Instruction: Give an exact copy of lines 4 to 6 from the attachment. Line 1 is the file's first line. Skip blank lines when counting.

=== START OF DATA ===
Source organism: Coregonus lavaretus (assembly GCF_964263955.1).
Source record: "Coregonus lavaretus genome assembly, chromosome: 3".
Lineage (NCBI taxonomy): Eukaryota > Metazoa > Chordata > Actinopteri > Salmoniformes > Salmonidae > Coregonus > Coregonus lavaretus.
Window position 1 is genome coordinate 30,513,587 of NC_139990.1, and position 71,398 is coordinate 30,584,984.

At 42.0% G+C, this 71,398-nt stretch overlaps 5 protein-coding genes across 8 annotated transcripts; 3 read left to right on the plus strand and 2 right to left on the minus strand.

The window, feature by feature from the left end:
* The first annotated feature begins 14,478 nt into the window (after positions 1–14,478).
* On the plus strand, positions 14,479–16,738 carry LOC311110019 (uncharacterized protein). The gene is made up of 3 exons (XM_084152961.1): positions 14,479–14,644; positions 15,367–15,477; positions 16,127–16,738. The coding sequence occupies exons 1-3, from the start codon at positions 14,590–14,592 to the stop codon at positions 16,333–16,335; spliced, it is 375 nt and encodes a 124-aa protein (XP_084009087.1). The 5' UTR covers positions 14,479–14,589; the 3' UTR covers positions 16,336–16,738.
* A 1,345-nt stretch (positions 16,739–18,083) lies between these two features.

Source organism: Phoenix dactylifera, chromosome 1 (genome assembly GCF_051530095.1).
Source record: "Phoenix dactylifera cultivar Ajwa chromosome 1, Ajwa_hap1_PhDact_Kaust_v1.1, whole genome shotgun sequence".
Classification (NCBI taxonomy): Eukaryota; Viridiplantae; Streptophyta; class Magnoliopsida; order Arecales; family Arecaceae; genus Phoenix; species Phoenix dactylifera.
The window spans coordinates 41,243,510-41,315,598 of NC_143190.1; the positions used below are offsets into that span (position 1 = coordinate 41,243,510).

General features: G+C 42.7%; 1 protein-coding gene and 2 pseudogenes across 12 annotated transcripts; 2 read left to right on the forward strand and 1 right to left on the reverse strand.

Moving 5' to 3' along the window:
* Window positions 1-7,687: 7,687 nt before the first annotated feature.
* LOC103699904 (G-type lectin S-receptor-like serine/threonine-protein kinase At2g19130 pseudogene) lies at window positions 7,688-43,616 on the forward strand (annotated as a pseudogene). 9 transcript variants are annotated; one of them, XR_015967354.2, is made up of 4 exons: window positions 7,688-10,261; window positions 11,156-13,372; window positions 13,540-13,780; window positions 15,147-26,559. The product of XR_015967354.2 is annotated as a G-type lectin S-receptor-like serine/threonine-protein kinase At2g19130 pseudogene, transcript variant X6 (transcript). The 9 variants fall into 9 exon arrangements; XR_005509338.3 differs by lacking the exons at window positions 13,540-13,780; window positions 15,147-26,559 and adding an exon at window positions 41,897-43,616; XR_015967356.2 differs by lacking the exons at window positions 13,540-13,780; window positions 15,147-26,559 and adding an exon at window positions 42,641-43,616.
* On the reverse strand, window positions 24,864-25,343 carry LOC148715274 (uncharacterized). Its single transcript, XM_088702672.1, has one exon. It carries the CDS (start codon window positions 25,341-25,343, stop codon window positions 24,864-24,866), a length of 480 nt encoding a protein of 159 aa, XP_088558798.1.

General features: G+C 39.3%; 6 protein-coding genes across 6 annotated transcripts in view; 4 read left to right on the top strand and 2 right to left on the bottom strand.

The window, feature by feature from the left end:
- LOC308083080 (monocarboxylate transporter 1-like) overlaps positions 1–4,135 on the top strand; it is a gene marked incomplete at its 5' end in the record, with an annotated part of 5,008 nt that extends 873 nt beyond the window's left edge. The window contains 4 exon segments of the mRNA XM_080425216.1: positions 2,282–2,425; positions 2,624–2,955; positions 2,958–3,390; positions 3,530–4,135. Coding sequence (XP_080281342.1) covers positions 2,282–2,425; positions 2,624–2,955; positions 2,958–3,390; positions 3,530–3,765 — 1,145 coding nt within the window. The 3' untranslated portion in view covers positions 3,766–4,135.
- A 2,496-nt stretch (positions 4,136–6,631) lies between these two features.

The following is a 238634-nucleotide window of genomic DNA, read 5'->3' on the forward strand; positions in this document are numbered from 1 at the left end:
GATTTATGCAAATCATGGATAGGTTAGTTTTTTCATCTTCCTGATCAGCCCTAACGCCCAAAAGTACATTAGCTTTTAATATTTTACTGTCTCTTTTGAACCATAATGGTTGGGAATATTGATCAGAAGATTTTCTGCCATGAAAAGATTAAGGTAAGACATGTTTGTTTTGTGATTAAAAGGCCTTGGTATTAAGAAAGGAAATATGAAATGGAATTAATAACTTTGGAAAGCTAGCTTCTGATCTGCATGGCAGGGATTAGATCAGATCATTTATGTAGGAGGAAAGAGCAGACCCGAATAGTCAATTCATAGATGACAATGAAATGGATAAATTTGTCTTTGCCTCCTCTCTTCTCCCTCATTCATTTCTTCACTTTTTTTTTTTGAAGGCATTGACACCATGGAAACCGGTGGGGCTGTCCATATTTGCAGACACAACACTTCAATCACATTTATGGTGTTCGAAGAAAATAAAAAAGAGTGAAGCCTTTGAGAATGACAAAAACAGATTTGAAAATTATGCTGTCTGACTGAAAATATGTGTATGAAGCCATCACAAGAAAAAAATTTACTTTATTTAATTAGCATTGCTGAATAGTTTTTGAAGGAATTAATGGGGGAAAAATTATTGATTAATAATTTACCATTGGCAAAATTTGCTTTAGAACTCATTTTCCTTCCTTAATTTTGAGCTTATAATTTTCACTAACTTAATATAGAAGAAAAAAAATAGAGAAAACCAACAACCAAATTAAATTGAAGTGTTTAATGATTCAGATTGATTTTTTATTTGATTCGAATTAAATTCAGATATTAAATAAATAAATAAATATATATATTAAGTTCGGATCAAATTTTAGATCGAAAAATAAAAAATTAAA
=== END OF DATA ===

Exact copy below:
Window position 1 is genome coordinate 30,513,587 of NC_139990.1, and position 71,398 is coordinate 30,584,984.

At 42.0% G+C, this 71,398-nt stretch overlaps 5 protein-coding genes across 8 annotated transcripts; 3 read left to right on the plus strand and 2 right to left on the minus strand.

The window, feature by feature from the left end: